Oil posts weekly gain amid strong demand and supply concerns

Brent crude continues to trade above $120 per barrel and is up 55% since the start of the year

A view of a crude oil pump in Walsheim, near Landau, Germany, The EU countries were divided on whether to ban Russian oil and gas during a summit last week. EPA

Oil posted its first weekly gain in three weeks amid supply concerns as Saudi Arabia’s energy assets were attacked by Houthi rebels and Russia continued its military offensive in Ukraine. Oil prices have also rallied because of rising demand globally as economies recover from the coronavirus pandemic exceed crude production.

Brent, the global benchmark for two thirds of the world's oil, rose to $120.65 a barrel at the close of trading on Friday. West Texas Intermediate, the gauge that tracks US crude, settled at $113.90 a barrel.

Both benchmarks posted their first weekly gains in three weeks. Brent rose more than 11.5 per cent and WTI gained 8.8 per cent amid strong demand and supply shortage concerns. The inability of EU countries to agree on banning Russian oil and gas has also led to surge in prices.

“The EU failing to agree a ban may provide temporary relief but it doesn't change the path of travel which is strong demand and declining supply,” Craig Erlam, a senior market analyst at Oanda, said. “And there's little indication of that improving, with the rest of Opec+ happy to turn a blind eye in the absence of Kremlin support.”

EU countries were divided on whether to ban Russian oil and gas during a summit with US President Joe Biden last week. European countries are heavily dependent on Russian gas and imported 155 billion cubic metres of natural gas from Russia last year, which accounted for about 45 per cent of EU gas imports and close to 40 per cent of its total gas consumption.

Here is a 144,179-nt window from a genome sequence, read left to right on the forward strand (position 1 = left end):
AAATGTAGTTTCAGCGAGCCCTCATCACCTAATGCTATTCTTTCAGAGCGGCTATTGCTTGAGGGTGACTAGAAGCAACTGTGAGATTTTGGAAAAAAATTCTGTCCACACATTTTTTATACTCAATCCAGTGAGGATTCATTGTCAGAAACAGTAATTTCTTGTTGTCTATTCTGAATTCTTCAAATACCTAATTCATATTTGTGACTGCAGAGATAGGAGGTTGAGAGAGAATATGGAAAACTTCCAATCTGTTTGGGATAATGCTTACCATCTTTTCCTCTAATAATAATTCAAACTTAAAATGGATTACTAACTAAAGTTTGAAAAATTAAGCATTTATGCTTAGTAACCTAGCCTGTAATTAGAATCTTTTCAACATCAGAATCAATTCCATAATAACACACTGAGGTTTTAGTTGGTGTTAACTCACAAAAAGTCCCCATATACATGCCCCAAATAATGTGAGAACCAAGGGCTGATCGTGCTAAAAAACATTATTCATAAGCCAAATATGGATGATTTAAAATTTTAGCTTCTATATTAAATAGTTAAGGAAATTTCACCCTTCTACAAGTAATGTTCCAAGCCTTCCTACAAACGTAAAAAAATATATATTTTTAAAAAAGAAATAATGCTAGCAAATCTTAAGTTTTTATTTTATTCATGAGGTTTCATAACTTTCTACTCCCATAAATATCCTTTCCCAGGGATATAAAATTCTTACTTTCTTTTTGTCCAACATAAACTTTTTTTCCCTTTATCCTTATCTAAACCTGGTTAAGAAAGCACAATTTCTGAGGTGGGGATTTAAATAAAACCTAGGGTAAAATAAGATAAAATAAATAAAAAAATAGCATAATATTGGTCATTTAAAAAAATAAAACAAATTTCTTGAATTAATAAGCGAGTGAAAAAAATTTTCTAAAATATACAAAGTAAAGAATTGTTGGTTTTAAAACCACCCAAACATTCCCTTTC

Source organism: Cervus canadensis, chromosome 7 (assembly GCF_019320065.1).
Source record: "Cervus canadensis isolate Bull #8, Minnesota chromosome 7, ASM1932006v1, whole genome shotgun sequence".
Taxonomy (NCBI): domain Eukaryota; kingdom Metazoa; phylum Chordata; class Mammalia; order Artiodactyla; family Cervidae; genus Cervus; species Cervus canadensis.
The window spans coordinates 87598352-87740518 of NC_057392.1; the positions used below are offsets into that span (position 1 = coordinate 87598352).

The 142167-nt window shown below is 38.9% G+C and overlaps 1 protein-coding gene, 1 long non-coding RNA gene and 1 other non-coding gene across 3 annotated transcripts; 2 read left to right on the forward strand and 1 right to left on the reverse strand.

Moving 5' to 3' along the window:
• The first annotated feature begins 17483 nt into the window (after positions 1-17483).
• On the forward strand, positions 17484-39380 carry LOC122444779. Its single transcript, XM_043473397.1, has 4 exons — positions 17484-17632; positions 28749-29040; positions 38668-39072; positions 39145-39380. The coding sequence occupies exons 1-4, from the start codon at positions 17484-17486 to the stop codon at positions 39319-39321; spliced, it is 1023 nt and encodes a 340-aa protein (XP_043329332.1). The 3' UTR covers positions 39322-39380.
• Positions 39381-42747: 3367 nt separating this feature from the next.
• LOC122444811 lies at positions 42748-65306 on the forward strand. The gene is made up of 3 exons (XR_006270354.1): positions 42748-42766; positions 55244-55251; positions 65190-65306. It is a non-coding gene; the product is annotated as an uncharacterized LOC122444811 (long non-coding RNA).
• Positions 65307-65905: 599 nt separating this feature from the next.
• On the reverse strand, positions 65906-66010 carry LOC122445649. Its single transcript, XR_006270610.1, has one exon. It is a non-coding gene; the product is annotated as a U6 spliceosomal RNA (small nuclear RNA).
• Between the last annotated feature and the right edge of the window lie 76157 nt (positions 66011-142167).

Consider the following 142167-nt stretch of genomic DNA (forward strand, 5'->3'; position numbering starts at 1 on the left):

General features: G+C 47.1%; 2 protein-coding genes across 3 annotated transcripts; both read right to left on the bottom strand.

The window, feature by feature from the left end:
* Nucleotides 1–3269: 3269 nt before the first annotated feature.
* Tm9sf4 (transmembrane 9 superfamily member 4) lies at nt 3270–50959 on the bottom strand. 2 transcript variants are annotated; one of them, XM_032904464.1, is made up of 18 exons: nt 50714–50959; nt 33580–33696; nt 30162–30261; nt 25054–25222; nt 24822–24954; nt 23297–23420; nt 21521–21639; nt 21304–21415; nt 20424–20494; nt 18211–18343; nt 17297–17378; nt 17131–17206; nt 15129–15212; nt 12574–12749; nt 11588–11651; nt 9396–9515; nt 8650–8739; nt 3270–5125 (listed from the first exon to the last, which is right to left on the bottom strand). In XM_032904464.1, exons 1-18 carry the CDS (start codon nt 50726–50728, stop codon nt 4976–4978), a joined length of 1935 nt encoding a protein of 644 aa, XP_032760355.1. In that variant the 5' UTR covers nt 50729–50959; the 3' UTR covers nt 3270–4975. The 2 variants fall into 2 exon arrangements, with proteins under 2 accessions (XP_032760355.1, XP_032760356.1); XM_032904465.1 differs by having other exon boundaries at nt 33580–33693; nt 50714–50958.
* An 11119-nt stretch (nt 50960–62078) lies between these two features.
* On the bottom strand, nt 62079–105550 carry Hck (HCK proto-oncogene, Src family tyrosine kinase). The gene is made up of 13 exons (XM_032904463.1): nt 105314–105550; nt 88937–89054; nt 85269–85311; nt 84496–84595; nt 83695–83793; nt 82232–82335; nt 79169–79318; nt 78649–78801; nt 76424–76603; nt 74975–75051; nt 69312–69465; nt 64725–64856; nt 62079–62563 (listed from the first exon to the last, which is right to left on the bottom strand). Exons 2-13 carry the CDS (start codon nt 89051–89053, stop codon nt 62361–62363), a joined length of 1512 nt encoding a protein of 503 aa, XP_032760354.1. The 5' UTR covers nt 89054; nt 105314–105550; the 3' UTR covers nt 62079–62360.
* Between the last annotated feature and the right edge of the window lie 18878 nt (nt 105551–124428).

A number of oil installations in Saudi Arabia came under attack supporting oil prices. The Saudi-led military coalition said Yemen's Iran-backed Houthi rebels had launched attacks on energy units, including an Aramco liquefied gas plant in the Red Sea port of Yanbu, an oil storage plant in Jeddah, an oil installation in the southern border town of Jizan, as well as on the facilities of the Yanbu Aramco Sinopec Refining Company.

No casualties were reported in the attacks. But the kingdom’s Energy Ministry said there was a temporary drop in output at the Yanbu refinery, which produces 400,000 barrels of oil a day.

The kingdom, Opec’s largest oil producer and the world's largest exporter, also said it will not bear any responsibility for shortages in crude supplies to global markets following the attacks by Houthi militia.

“The long-term outlook remains comfortably bullish as the combination of tight global supply, and the expectation that the global oil demand will reach a record high in the second half of the year should throw a floor under the short-term price pullbacks,” Ipek Ozkardeskaya, a senior analyst at Swissquote Bank, said.

Oil prices could hit $240 per barrel this summer in the worst-case scenario if western countries roll out sanctions on Russia’s oil exports all together, Bjornar Tonhaugen, head of oil markets at Rystad Energy, said earlier this month.

"Market volatility is at an all-time high, with prices surging on the expectation that supply will further tighten due to restrictive sanctions," he said.

Russia is the world's second-largest energy exporter. It accounts for about 10 per cent of the world’s energy output, including 17 per cent of its natural gas and 12 per cent of its oil. The US and the UK have already banned Russian oil imports.

The International Energy Agency said its members are ready to release more oil into the market “if needed” to tackle soaring prices after Russia's military offensive in Ukraine.

Updated: March 27, 2022, 8:02 AM
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